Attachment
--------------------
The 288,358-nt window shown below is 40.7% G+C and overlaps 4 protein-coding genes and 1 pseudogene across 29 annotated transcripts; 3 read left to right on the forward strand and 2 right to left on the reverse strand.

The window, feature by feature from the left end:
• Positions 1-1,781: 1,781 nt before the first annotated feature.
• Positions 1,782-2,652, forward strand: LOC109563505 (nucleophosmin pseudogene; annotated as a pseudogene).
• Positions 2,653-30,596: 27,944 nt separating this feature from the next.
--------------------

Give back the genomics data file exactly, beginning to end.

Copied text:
The 288,358-nt window shown below is 40.7% G+C and overlaps 4 protein-coding genes and 1 pseudogene across 29 annotated transcripts; 3 read left to right on the forward strand and 2 right to left on the reverse strand.

The window, feature by feature from the left end:
• Positions 1-1,781: 1,781 nt before the first annotated feature.
• Positions 1,782-2,652, forward strand: LOC109563505 (nucleophosmin pseudogene; annotated as a pseudogene).
• Positions 2,653-30,596: 27,944 nt separating this feature from the next.